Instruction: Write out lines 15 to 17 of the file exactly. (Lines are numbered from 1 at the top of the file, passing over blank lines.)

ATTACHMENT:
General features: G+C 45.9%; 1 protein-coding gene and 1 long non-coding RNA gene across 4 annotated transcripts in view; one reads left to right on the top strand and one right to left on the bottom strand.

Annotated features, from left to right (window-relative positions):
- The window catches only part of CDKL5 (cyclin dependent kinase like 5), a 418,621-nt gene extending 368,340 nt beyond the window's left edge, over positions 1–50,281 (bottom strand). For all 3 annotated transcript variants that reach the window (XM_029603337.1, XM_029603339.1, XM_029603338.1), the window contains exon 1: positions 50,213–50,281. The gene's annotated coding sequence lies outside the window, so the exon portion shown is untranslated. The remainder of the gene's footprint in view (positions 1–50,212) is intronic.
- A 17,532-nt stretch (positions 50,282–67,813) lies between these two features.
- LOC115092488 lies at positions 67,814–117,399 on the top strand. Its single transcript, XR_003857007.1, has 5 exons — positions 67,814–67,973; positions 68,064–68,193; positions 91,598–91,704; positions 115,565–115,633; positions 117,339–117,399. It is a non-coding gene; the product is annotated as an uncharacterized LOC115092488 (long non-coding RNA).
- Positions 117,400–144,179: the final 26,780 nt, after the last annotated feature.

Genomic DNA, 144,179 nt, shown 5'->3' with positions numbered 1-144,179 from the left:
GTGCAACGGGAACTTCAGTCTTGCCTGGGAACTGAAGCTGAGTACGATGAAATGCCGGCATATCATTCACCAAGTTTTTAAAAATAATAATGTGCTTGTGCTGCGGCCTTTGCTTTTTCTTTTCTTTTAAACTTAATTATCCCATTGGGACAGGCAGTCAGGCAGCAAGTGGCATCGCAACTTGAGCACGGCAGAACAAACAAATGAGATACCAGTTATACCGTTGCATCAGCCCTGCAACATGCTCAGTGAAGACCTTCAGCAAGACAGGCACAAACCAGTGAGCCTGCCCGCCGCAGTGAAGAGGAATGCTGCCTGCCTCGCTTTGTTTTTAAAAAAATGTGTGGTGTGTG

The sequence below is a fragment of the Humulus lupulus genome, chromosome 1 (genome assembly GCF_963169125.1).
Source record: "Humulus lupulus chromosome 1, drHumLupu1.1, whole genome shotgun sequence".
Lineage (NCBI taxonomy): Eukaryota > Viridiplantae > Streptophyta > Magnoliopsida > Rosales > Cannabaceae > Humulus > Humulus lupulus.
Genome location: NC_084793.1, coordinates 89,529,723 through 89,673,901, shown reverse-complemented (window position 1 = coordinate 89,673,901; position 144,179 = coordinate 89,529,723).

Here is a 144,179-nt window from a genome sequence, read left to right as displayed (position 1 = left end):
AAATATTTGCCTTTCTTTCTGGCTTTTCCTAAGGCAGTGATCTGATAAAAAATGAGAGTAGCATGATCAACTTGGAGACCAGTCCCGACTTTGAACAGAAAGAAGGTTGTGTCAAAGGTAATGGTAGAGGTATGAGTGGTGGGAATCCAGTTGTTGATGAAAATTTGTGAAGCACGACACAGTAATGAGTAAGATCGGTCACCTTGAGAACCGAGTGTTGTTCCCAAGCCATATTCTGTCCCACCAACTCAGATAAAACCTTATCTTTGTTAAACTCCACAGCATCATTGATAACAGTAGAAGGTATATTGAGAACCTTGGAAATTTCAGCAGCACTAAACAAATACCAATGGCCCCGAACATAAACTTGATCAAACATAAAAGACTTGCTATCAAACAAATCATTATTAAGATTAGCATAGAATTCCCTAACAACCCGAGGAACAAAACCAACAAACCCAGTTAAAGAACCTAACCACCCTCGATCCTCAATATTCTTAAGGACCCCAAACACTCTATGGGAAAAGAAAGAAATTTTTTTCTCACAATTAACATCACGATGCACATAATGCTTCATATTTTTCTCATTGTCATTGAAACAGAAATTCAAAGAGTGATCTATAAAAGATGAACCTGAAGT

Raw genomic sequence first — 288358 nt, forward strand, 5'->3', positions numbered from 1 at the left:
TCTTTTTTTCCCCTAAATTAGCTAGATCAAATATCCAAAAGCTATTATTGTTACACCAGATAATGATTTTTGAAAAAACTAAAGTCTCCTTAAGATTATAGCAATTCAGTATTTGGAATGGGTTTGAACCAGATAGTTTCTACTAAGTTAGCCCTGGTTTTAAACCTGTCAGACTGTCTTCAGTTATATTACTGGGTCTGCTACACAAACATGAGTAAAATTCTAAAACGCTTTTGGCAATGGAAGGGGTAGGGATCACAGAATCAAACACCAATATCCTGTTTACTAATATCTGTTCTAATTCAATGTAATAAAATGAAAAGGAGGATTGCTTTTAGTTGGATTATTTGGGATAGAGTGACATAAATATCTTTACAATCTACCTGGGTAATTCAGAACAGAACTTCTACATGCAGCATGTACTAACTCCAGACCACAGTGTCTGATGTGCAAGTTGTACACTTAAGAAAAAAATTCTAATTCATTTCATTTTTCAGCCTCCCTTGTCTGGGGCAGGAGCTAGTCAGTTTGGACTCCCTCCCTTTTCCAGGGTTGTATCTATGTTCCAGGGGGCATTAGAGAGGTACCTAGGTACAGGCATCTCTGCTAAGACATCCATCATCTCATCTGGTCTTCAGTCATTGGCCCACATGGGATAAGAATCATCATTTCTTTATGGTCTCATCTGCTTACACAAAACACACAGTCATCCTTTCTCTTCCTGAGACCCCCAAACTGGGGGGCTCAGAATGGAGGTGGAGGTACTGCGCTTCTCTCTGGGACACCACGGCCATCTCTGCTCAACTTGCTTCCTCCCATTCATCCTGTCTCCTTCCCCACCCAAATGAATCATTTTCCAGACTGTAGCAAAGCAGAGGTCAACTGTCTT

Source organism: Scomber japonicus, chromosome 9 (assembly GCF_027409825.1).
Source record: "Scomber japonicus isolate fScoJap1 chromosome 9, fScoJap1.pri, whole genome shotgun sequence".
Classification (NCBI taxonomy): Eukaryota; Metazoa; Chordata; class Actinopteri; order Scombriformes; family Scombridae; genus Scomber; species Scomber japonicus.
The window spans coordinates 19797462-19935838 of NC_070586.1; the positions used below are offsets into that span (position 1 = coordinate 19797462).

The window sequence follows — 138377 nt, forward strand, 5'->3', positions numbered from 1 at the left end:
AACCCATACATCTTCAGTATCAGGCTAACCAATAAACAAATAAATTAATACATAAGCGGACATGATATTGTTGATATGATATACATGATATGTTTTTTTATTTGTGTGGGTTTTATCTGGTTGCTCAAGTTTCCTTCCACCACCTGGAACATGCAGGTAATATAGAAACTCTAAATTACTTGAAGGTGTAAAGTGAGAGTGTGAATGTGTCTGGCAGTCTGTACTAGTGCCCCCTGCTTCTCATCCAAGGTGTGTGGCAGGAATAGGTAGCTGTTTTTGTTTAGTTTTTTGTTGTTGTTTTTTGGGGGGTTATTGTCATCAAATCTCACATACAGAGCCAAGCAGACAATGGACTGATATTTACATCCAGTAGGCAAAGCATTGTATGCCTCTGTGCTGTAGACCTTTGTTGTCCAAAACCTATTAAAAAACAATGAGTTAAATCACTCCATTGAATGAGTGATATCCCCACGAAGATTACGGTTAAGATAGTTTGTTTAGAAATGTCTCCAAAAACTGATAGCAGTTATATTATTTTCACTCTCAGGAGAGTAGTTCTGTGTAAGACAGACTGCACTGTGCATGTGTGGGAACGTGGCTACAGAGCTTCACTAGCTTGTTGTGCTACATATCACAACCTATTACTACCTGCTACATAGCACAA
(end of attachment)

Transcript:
Raw genomic sequence first — 288358 nt, forward strand, 5'->3', positions numbered from 1 at the left:
TCTTTTTTTCCCCTAAATTAGCTAGATCAAATATCCAAAAGCTATTATTGTTACACCAGATAATGATTTTTGAAAAAACTAAAGTCTCCTTAAGATTATAGCAATTCAGTATTTGGAATGGGTTTGAACCAGATAGTTTCTACTAAGTTAGCCCTGGTTTTAAACCTGTCAGACTGTCTTCAGTTATATTACTGGGTCTGCTACACAAACATGAGTAAAATTCTAAAACGCTTTTGGCAATGGAAGGGGTAGGGATCACAGAATCAAACACCAATATCCTGTTTACTAATATCTGTTCTAATTCAATGTAATAAAATGAAAAGGAGGATTGCTTTTAGTTGGATTATTTGGGATAGAGTGACATAAATATCTTTACAATCTACCTGGGTAATTCAGAACAGAACTTCTACATGCAGCATGTACTAACTCCAGACCACAGTGTCTGATGTGCAAGTTGTACACTTAAGAAAAAAATTCTAATTCATTTCATTTTTCAGCCTCCCTTGTCTGGGGCAGGAGCTAGTCAGTTTGGACTCCCTCCCTTTTCCAGGGTTGTATCTATGTTCCAGGGGGCATTAGAGAGGTACCTAGGTACAGGCATCTCTGCTAAGACATCCATCATCTCATCTGGTCTTCAGTCATTGGCCCACATGGGATAAGAATCATCATTTCTTTATGGTCTCATCTGCTTACACAAAACACACAGTCATCCTTTCTCTTCCTGAGACCCCCAAACTGGGGGGCTCAGAATGGAGGTGGAGGTACTGCGCTTCTCTCTGGGACACCACGGCCATCTCTGCTCAACTTGCTTCCTCCCATTCATCCTGTCTCCTTCCCCACCCAAATGAATCATTTTCCAGACTGTAGCAAAGCAGAGGTCAACTGTCTT

Source organism: Scomber japonicus, chromosome 9 (assembly GCF_027409825.1).